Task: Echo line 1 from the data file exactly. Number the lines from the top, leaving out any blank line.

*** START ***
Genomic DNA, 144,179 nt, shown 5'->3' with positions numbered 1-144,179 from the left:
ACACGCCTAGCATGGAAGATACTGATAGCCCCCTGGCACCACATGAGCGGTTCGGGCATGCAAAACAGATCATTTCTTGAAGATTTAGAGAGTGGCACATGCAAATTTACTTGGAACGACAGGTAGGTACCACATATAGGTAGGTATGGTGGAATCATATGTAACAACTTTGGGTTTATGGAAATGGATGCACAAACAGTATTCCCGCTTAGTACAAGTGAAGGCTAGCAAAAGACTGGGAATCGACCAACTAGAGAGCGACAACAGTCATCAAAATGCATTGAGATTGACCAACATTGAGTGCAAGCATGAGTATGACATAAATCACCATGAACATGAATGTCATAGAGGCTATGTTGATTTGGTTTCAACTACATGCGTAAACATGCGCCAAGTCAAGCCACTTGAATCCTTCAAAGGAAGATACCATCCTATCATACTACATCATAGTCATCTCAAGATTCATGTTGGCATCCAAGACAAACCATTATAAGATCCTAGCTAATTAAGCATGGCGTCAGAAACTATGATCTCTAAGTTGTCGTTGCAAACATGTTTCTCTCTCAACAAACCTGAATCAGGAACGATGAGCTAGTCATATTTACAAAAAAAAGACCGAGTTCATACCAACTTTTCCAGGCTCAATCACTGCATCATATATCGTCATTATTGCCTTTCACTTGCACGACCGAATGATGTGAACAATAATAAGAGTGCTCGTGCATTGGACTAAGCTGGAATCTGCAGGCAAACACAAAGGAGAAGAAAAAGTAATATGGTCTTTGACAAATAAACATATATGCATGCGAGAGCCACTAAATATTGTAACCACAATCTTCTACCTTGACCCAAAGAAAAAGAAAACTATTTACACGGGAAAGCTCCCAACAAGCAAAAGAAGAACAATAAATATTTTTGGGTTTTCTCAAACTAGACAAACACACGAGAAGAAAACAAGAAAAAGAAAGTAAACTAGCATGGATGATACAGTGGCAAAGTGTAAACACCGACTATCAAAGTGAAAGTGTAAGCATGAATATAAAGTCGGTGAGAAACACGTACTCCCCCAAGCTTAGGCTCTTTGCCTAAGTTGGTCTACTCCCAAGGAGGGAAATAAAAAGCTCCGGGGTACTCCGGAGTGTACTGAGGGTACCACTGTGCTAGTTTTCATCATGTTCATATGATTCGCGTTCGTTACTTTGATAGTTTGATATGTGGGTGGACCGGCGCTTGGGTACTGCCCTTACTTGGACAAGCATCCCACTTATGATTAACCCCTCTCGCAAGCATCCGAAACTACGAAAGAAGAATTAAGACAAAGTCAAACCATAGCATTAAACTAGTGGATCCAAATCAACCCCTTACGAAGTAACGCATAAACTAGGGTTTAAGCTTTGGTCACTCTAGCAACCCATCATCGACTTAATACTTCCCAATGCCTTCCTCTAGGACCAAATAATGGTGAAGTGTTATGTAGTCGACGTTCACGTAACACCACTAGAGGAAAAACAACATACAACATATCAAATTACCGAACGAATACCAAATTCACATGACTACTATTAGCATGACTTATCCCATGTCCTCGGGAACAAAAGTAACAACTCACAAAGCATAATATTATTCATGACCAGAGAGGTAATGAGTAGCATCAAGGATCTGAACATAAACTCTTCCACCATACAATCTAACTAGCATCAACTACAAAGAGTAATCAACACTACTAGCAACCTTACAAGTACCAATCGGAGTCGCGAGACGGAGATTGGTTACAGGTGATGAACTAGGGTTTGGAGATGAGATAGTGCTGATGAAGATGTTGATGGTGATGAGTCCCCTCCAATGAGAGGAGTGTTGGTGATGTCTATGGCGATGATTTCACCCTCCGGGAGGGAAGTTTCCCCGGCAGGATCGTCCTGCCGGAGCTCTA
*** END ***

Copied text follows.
Genomic DNA, 144,179 nt, shown 5'->3' with positions numbered 1-144,179 from the left: